Pope proposes ‘Our Father' as route to Christian unity, shared action
Pope Francis holds an icon as he exchanges gifts with students of the World Council of Churches' Ecumenical Institute at Bossey near Geneva June 21. (Credit: CNS photo/Paul Haring.)
GENEVA - Speaking to a crowd of an estimated 40,000 Swiss Catholics on Thursday, Pope Francis used the "Our Father" as a tool for reclaiming Christian roots and values.
During a Mass marking the end of his daylong ecumenical pilgrimage to Geneva, Francis preached a homily that stressed practical ways in which Christians can live in unity together.
He went on to add that the "Our Father" is a means by which Christians are reminded of their roots so that they may be of help to those who are rootless and in need of support - including, he said, "the unborn, the older person who can no longer speak, the person we find hard to forgive, the poor and the outcast."
In a homily chock full of colloquial phrases centered around today's Gospel passage which includes one of the most famous prayers in Christendom, the "Our Father," Francis urged those in attendance not to treat Jesus "as a side dish," but rather as sustenance for survival, along with advising Christians to "take a good x-ray of our heart" in order to more readily forgive.
"The ‘Our Father' is the prayer of us, of the Church," he said. "It says nothing about me and mine; everything is caught up in the you of God... ‘Our Father': these two simple words offer us a roadmap for the spiritual life."
"Every time we say ‘Our Father,' we reclaim our roots," he added.
He also used his homily to offer pastoral wisdom on living a simpler life, more focused on tending to one's spiritual disciplines and the daily tasks of Christian life.
"Nowadays many people seem ‘pumped up,' rushing from dawn to dusk, between countless phone calls and texts, with no time to see other people's faces, full of stress from complicated and constantly changing problems," said Francis. "We need to choose a sober lifestyle, free of unnecessary hassles."
He went to criticize an attitude of waste and neglect, saying that the "Our Father" aids in helping Christians better appreciate even small things, such as daily bread.
"When I was a child at home, if a piece of bread fell from the table, we were taught to pick it up and kiss it," Francis recalled. "Let us value the simple things of everyday life: not using them and throwing them away, but appreciating them and caring for them."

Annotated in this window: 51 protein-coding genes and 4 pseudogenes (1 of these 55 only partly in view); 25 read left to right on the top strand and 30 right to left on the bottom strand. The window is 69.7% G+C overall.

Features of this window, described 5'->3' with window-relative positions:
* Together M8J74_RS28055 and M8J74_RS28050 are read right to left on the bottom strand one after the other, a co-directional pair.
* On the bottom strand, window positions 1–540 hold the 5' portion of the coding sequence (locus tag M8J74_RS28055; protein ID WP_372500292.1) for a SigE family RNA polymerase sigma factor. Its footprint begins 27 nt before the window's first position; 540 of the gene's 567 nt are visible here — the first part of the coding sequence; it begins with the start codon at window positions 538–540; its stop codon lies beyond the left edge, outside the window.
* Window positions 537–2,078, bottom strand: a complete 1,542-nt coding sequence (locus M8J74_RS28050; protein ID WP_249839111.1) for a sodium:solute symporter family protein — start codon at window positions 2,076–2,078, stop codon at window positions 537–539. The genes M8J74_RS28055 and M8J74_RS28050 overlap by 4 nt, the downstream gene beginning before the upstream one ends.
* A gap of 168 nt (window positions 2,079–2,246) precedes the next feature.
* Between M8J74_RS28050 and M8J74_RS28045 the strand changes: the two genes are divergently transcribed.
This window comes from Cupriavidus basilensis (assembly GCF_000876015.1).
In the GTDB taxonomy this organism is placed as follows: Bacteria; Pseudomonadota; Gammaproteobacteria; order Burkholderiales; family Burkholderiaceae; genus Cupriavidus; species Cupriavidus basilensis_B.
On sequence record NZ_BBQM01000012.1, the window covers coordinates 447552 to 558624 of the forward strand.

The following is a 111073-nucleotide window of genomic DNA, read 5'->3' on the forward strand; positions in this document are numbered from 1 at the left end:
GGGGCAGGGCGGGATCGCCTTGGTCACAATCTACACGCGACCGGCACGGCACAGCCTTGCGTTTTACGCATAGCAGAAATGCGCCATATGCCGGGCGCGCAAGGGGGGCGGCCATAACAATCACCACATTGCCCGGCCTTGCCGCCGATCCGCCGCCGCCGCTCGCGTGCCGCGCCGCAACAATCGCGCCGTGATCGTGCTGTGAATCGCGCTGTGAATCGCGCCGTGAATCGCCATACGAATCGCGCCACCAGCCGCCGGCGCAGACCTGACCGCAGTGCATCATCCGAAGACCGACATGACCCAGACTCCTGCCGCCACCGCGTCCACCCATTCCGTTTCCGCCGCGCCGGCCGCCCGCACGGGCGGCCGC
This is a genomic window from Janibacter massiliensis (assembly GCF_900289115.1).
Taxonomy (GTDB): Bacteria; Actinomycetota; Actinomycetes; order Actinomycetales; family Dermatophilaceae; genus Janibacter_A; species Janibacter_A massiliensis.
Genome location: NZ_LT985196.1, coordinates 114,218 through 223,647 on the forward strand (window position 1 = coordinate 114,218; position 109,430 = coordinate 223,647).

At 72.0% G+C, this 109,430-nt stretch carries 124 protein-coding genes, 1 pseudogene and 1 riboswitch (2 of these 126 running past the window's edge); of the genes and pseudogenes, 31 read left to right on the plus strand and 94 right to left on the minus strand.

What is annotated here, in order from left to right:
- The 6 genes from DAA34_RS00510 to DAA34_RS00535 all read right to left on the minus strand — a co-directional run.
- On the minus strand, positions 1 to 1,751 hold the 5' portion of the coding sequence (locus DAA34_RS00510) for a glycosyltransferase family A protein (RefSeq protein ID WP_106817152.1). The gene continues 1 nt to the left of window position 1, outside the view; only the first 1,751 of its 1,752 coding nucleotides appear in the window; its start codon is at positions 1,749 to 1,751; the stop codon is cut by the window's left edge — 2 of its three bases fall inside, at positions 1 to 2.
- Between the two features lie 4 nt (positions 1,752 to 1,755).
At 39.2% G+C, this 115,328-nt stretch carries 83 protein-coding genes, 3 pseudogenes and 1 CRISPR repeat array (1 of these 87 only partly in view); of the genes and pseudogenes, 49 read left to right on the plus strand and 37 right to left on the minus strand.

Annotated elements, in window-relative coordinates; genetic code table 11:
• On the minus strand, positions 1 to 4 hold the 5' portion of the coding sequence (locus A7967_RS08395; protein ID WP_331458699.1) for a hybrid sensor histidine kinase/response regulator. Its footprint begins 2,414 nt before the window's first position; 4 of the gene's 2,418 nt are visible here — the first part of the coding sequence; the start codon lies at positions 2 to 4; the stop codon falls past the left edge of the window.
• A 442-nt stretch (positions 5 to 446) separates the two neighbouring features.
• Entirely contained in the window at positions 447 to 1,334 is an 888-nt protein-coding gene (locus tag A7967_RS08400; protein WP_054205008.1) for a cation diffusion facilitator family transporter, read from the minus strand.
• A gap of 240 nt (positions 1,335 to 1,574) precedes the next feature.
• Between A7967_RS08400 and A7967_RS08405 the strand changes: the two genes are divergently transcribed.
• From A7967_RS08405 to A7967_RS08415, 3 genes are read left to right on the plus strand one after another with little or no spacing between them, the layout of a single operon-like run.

While Geneva has long been known as ground zero for Protestant/Catholic conflict, where the two sides clashed both verbally and physically over doctrinal matters, Francis's visit on Thursday emphasized forgiveness and working together for shared causes.
"Forgiveness is the catch phrase of the ‘Our Father.' God frees our hearts of all sin, he forgives every last thing," said Francis. "Yet he asks only one thing of us: that we in turn never tire of forgiving."
"Forgiving one another, rediscovering after centuries of disagreements and conflicts that we are brothers and sisters, how much good this has done us and continues to do!" he continued.
The Mass took place in Geneva's Palexpo convention center, just outside of the city limits. The location - which boasts of its renewable energy sources and exemplary recycling policies - served as a fitting venue during a week in which in the pope also marks the third anniversary of his encyclical Laudato si' calling for greater concern for the environment.
In celebrating Mass for Swiss Catholics, Francis was joined by Bishop Charles Morerod of the diocese of Lausanne, Geneva and Fribourg.
Morerod has his own history of being steeped in the realm of dialogue from his ongoing work on the Vatican team aimed at reconciliation with the Society of Saint Pius X, the breakaway traditionalist Catholic fraternity established in 1970 after rejecting elements of the Second Vatican Council.
While many had hoped he would use the trip to also visit and pay tribute to the work of the United Nations in Geneva, which serves as a major hub for treaty negotiations and many of the specialized agencies for the international body, Francis insisted that he was coming with one purpose: elevating the ongoing work to promote greater cooperation and communion between Christian communities around the globe by marking the 70th anniversary of the World Council of Churches.
Although Francis bypassed an official visit to the UN, one Church official who works closely with the international institution told Crux that Francis understands the central role the Geneva location plays in international affairs.
"In Geneva, you make all the food, and in New York they just eat it," Francis told him, referring to the often over-sized role the New York headquarters plays compared to the satellite locations.
"Let us ask for the grace not to be entrenched and hard of heart, constantly demanding things of others," Francis said as he closed out the Mass. "Instead, let us take the first step, in prayer, in fraternal encounter, in concrete charity."
"In this way, we will be more like the Father, who loves without counting the cost," Francis concluded. "And he will pour out upon us the Spirit of unity."